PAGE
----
Committee:

Nita Sahai (Advisor); Mesfin Tsige (Committee Chair); William Landis (Committee Member); Matthew Becker (Committee Member); Jie Zheng (Committee Member)

Subjects:

Biogeochemistry; Biology; Chemistry; Polymers

Keywords:

Biomineralization, Inorganic-Biomolecule Interface, Molecular Dynamics Simulation

Duah, ErnestCysteinyl Leukotrienes and Their Receptors: Potential Roles in Endothelial Function and Cancer
Doctor of Philosophy, University of Akron, 2016, Chemistry
Cysteinyl leukotrienes (cys-LTs), LTC4, LTD4, and LTE4 are potent inflammatory lipid mediators that act through two distinct G-protein-coupled receptors, CysLT1R and CysLT2R. Cys-LTs and their receptors have been implicated in a number of diseases including atherosclerosis and cancer. However, the molecular mechanism by which cys-LTs modulate their effects is not fully understood. In the first part of this dissertation, we demonstrate that cys-LTs (LTC4 and LTD4) induce robust calcium influx in human umbilical vein endothelial cells (HUVECs) through CysLT2R, but not CysLT1R. Further, cys-LT treatment induced endothelial cell (EC) contraction, leading to monolayer disruption via CysLT2R/ROCK-dependent pathway. Additionally, stimulation with cys-LTs potentiated TNFa-induced VCAM-1 expression and leukocyte recruitment to ECs through CysLT2R. Taken together, these results suggest that cys-LTs induce endothelial dysfunction via CysLT2R/ROCK dependent pathways. Endothelial dysfunction can significantly contribute to cardiovascular diseases such as atherosclerosis and aberrant angiogenesis. Angiogenesis, the formation of new blood vessels from existing ones is required for invasive tumor growth and metastasis and constitutes an important point in the control of cancer progression. Cysteinyl leukotriene receptors (CysLTR) have been shown to be upregulated in a number of cancers. However, the specific role played by CysLTR during tumor growth and progression is not known. Therefore, in the second part of this dissertation, using Lewis lung carcinoma (LLC) syngeneic tumor model, we demonstrate for the first time that cys-LTs can promote angiogenesis in vitro and in vivo. Further, employing CysLTR knock out (KO) mice (Cysltr1-/-, Cysltr2-/-), we established that CysLT2R promotes subcutaneous tumor growth, angiogenesis and lung metastasis. Pharmacological blockage of CysLT2R with BaycysLT2 (Bay) resulted in less tumor angiogenesis, increased vascular normalization and attenuated metastasis to lung, similar to the results obtained using KO animals. Our results demonstrate that blocking CysLT2R via Bay has a potential to normalize vessels. Combination treatment with Bay and Cisplatin resulted in a better anti-tumor effect compared to Bay or cisplatin alone. In conclusion, these findings provide evidence that, CysLT2R plays a significant role in tumor angiogenesis and vascular integrity leading to tumor growth and metastasis. Targeting CysLT2R could produce beneficial effects in treating cancer and many other angiogenesis-dependent diseases.

Committee:

Sailaja Paruchuri (Advisor)

Subjects:

Biochemistry; Cellular Biology

Keywords:

Cysteinyl leukotrienes, tumor angiogenesis, endothelial dysfunction, cancer

Stiel, Jason AFundamental Chemistry of Chlorophosphazenes and Polysilanes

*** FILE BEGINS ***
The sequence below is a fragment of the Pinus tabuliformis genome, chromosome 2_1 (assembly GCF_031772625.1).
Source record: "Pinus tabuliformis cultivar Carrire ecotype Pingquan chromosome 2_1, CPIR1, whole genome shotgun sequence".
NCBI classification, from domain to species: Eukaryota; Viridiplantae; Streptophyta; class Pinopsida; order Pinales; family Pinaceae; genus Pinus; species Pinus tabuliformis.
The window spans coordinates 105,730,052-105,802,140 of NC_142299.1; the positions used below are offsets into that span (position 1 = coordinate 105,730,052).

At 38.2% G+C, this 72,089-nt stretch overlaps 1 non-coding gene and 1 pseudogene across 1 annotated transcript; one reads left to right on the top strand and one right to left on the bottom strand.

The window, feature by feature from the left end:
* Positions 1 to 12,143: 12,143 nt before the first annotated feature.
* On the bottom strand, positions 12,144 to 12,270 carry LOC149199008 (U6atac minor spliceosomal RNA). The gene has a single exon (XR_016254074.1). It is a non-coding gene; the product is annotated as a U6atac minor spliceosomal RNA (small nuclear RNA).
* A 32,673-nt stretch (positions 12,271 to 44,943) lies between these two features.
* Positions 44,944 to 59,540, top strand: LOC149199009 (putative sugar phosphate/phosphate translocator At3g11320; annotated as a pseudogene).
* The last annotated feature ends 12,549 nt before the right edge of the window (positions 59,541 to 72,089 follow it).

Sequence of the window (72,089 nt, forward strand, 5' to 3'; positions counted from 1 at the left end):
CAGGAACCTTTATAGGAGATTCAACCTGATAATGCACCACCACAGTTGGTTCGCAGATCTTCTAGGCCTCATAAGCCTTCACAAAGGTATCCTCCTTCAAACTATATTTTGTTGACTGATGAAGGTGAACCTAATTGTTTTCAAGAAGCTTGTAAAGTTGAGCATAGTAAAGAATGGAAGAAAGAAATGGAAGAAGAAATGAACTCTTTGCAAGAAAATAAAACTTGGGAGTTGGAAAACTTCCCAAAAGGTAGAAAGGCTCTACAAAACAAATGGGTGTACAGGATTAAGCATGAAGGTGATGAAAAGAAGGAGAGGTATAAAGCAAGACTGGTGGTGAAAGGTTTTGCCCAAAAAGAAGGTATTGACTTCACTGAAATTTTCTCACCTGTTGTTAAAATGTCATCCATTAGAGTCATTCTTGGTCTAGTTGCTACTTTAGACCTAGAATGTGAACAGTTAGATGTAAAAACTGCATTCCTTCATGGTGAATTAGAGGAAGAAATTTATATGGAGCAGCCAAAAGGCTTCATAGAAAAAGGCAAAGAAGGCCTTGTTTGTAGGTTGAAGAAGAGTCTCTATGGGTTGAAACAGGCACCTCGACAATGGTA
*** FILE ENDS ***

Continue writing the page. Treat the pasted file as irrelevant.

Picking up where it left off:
Doctor of Philosophy, University of Akron, 2016, Chemistry
Polyphosphazenes and polysilanes make up two of the three largest classes of inorganic backbone polymers. Polyphosphazenes were first synthesized by Stokes over 100 years ago, and now they make up a library of over 700 different polymers. The major advantage polyphosphazenes have over organic polymers is that almost all polyphosphazenes are derived from the same parent polymer [PCl2N]n. However, polyphosphazenes have yet to be used commercially due to the irreproducibilities and high cost in the synthesis of [PCl2N]n. Polysilanes have interesting bonding characteristic due to a s*- delocalization along the silicon backbone, but this delocalization is still not fully understood. The main commercial use for polysilanes is as a fibrous silicon carbide precursor. This application does not take advantage of this unique delocalization of the polymer. More fundamental research is needed to advance the bonding characteristic of the silicon backbone. Throughout the literature, this delocalization has often been compared to conjugated carbon p system, and if this is true it should for Si to interact with electron rich metals. Fundamental chemistry associated with the ring-opening polymerization (ROP) of [PCl2N]3 is the main focuses of this dissertation, where the initial step of ROP and the superacidity of perchlorinated group 13 & 15 Lewis acids are explored. This dissertation is divided into five chapters: introduction, examining the mechanism of the ROP, determining the relative strength and stability of group 13 & 15 Lewis acids, an introduction and exploration into the bonding characteristic of the s*- delocalization of polysilane, and a conclusion. Chapter I will provide an overview of the chemistry of polyphosphazenes. Chapter II is an investigation into the possible species and steps in the ROP of [PCl2N]3 and into the effects of initiators on the process by 31P NMR. In chapter III, the relative superacidities of perchlorinated group 13 & 15 Lewis acids is discussed with emphases on PCl5. Chapter IV is an overview of polysilanes and an examination of the s*-delocalization of polysilane through entrapment of transition metals in cyclosilanes. Chapter V is the conclusions of this dissertation.